Manchester City manager Pep Guardiola has criticised the plan to create a European Super League by insisting the competition "is not a sport."
City are one of 12 clubs who have signed up to the new tournament, alongside Manchester United, Liverpool, Chelsea, Tottenham Hotspur, Arsenal, Barcelona, Real Madrid, Atletico Madrid, AC Milan, Inter Milan and Juventus.
Under the plans, the founding members would retain their places regardless of success on the pitch. And while Guardiola admits he needs more details about the proposals, he hit out at the concept during a news conference Tuesday.
"It is not a sport where the relation between effort and success does not exist," said Guardiola, who revealed he was made aware of the plan "a few hours" before the statement was published Sunday night.
"It is not a sport where success is already guaranteed or it doesn't matter if you lose. I said many times, I want the best competition. It is not fair when one team fight, fight, fight at the top and cannot be qualified because it is just for a few teams."
Fellow Premier League top-six bosses Ole Gunnar Solskjaer, Jurgen Klopp and Thomas Tuchel have also been quizzed about the proposals, and Guardiola says he is "uncomfortable" with managers facing questions on plans that have been devised in board rooms.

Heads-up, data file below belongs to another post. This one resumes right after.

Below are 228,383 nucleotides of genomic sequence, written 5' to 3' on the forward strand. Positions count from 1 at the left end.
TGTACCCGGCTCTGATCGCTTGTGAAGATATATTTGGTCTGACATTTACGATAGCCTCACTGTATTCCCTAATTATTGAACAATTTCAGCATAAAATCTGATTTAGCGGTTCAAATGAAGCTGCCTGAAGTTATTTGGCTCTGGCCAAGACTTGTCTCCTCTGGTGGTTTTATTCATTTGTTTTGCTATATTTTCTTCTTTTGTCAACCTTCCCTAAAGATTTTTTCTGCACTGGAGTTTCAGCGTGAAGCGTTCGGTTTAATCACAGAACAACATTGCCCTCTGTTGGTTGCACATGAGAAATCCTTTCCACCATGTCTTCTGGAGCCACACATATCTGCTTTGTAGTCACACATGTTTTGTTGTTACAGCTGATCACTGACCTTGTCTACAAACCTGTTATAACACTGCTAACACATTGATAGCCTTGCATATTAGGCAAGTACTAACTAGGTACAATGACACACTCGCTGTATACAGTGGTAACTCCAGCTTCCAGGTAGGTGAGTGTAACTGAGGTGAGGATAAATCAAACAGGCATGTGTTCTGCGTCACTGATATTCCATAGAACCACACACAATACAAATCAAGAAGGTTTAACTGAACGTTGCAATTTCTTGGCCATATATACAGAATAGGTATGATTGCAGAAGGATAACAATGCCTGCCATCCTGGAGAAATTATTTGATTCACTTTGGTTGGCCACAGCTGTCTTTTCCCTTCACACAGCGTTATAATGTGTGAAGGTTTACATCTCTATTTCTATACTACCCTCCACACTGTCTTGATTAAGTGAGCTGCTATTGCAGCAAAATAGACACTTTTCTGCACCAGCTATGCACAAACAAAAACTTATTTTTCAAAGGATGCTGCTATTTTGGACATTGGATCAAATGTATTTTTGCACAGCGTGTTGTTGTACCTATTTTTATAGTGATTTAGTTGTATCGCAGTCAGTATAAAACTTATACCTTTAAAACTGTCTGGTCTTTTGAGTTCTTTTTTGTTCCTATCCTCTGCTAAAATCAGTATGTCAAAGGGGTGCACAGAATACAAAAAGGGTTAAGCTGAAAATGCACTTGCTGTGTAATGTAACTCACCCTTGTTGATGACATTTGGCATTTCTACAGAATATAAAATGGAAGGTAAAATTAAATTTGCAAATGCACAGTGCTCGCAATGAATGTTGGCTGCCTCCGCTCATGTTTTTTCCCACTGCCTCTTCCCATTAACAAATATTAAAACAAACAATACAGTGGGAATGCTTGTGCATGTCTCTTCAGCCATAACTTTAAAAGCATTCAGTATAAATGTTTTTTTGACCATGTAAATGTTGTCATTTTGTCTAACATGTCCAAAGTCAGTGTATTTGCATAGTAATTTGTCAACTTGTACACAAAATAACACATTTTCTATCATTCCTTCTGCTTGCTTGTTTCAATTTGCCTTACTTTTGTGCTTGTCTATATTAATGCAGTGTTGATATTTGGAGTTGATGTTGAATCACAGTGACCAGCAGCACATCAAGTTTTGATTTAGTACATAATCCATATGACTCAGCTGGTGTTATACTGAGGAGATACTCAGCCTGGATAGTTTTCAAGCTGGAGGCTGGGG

The 14 Premier League clubs not among the top six met with The FA on Tuesday to discuss the immediate implications of the Super League proposal.
In a statement, they said: "The 14 clubs at the meeting unanimously and vigorously rejected the plans for the competition.The League will continue to work with key stakeholders including fan groups, Government, UEFA, The FA, EFL, PFA and LMA to protect the best interests of the game and call on those clubs involved in the proposed competition to cease their involvement immediately."
Real Madrid president Florentino Perez, the chairman of the ESL group, publicly addressed the ESL in an interview given in Spain on Monday, and Guardiola has called on City CEO Khaldoon Al Mubarak and owner Sheikh Mansour to do the same.
"I think Ole, Jurgen, Thomas, Mikel [Arteta] and Ryan [Mason], we speak six times a week in a press conference, we can talk everything," said Guardiola.
"We spoke about virus and COVID and NHS and furlough. I am saying what really I feel but we are not the right people to answer these questions because presidents can talk more clearly about what is the idea for the future and where football is going to go.
"Once we have all the information, I can give you my opinion. It is a statement -- no more than that. I would love the president to go all around the world and say what is the reason we took this decision. I support this club and I am part of the club, but also I have my own opinion. For all of us six [managers] it is uncomfortable, we don't have all the information."